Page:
I like the look of Lifecrafter’s Bestiary, but it strikes me as a bit slow for Constructed. Aggro decks don’t want to take a turn off to play this, and I’m not sure midrange decks want to, either. I’d rather draw cards while continuing to play out my threats with something like Rishkar’s Expertise. I could see this making a small impact if the format gets really grindy, but it’s probably a future bulk rare.

Scrap Trawler – $1.99

Cards like Scrap Trawler tend to be too slow for Constructed, though there’s an outside shot someone makes this work with Pia’s Revolution in Standard. It’s decent in Commander if you’re running someone like Daretti, Scrap Savant, but that probably won’t prevent it from becoming a future bulk rare.

Merchant’s Dockhand – $0.99

Merchant’s Dockhand is about as fragile as an enabler can be, but it can dig through a potentially crazy number of cards in order to find you some gas or that missing combo piece. I highly doubt that Merchant’s Dockhand will be a major player in Constructed—in fact, it’ll probably end up as a bulk rare—but if the format somehow devolves into grindy artifact-based battlefield stalls, I could see it doing some serious work. I’ll probably grab a set just in case, since the buy-in is so low.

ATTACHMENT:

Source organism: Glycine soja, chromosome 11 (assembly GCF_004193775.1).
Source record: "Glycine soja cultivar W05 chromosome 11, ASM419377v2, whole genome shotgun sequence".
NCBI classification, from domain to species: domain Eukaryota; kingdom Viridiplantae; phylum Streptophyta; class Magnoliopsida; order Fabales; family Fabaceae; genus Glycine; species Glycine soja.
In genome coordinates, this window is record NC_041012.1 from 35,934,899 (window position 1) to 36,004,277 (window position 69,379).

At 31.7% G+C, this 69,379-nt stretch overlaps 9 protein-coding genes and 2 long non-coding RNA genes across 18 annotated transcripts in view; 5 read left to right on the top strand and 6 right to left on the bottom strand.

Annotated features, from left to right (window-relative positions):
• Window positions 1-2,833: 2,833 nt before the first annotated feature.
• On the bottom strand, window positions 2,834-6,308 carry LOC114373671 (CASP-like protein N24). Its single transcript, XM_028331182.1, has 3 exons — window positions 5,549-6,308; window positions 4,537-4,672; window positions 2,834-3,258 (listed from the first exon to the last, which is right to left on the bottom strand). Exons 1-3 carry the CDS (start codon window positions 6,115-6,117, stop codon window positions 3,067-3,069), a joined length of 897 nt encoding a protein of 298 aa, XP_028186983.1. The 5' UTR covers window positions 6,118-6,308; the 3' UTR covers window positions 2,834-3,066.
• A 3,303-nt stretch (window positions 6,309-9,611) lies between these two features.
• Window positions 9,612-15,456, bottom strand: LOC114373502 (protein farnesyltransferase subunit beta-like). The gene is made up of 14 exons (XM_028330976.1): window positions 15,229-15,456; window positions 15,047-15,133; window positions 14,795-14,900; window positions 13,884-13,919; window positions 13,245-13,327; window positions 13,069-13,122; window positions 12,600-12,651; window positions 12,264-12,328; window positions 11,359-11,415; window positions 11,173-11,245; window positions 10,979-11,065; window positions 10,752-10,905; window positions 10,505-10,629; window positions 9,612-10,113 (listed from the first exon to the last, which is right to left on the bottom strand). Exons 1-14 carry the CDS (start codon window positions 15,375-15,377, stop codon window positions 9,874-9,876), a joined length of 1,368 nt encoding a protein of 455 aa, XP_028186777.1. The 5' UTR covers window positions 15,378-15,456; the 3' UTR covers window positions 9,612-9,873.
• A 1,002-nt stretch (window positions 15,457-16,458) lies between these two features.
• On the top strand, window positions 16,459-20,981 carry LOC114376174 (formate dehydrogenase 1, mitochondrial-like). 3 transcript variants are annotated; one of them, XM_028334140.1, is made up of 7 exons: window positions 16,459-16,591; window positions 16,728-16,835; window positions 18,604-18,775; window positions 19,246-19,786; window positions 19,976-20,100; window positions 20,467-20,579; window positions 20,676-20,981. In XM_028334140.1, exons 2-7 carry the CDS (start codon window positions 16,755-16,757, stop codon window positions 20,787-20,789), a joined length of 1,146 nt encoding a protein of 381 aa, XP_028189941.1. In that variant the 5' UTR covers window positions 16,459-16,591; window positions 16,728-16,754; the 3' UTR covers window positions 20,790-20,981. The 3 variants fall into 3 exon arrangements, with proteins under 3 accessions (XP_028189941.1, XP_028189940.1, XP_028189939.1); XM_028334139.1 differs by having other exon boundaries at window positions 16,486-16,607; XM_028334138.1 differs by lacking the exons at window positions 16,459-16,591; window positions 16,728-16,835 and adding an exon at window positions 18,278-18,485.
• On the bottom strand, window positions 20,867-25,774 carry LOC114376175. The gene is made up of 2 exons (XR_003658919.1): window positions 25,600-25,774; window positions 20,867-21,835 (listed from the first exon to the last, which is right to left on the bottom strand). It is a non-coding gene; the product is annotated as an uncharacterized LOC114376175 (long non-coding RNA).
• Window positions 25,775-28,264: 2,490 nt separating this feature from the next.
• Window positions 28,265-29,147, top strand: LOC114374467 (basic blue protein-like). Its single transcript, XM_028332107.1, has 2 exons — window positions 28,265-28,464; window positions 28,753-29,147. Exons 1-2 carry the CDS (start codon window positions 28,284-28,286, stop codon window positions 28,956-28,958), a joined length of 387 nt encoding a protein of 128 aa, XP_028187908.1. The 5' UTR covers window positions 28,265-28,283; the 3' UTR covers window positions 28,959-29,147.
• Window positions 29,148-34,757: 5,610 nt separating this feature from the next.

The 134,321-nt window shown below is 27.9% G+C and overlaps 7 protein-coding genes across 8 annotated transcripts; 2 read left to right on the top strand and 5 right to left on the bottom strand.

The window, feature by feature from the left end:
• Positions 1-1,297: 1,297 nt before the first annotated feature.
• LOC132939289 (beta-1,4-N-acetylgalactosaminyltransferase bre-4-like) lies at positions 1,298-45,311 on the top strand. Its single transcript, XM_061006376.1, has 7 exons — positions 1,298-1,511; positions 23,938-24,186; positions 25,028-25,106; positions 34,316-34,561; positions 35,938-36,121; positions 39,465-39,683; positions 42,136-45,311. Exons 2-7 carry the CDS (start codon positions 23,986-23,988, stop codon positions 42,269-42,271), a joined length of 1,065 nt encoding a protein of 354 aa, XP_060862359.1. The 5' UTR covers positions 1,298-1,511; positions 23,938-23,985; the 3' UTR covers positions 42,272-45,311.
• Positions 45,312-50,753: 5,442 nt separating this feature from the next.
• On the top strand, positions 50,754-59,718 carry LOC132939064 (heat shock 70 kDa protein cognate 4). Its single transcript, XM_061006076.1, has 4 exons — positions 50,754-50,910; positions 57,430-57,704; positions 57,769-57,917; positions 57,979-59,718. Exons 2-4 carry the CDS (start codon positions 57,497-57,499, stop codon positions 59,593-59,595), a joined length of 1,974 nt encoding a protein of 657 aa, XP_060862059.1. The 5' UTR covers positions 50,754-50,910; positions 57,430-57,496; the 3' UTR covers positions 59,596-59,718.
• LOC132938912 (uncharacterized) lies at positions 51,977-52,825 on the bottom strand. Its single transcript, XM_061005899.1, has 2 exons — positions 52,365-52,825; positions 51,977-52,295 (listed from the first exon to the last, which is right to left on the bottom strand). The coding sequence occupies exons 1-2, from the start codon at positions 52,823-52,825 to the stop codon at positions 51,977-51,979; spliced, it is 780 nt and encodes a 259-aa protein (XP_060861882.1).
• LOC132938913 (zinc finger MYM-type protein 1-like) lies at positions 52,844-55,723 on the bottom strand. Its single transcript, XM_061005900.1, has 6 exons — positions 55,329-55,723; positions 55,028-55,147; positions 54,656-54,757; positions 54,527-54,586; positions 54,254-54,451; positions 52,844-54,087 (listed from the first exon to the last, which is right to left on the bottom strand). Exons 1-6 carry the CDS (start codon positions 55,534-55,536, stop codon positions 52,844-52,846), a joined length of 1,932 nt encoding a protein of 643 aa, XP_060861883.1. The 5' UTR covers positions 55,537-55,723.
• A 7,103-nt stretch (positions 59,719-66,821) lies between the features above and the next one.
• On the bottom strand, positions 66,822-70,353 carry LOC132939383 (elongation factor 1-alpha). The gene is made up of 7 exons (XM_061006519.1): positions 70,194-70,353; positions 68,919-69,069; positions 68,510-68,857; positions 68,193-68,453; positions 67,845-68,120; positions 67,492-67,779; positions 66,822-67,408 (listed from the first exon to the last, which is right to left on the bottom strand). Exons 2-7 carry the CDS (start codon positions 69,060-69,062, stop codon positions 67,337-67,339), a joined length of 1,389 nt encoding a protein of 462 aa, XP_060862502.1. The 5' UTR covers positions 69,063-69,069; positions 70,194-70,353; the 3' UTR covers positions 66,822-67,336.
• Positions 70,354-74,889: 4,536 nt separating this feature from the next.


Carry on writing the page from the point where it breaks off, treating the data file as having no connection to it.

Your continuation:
Peacewalker Colossus – $0.99

Some kind of all-in Vehicles deck might want a few of these, but Crew 4 is pretty expensive and a generic 6/6 isn’t that good. Future bulk rare.

Final Thoughts

Aether Revolt is a very good set. What it doesn’t seem to have is a marquee mythic—that one chase card that towers over everything else. Tezzeret the Schemer and Heart of Kiran are the most likely to get there, and only Tezzeret feels like it will. It’s possible that one or both end up being worth more than they otherwise would because of the lack of other strong mythics.

More likely, though, Aether Revolt‘s value ends up spread out among its deep stable of very good rares. There may not be a $20 card in this set two weeks from now, but there should be plenty of cards in the $3-$10 range. If none of the mythics break out, all of the rares that normally lose 30-40% of their value over the first month of the set’s release could retain most or all their pre-order price tags. This makes me more interested in pre-ordering cards from this set than normal.

In most sets, the two or three best cards are easy to figure out right away. We all knew that Liliana, the Last Hope would be good, and she was. But with Aether Revolt, I’m just not sure. There are several dozen really interesting cards in this set, and any one of them has the ability to make a major impact.

More than ever, I suggest paying very close attention to Week 1 results and professional player testing notes. If you see a list that really jumps out at you, be aggressive in picking up the pieces. I firmly believe that there are great cards in this set that we’re all sleeping on—I just don’t know what they are yet.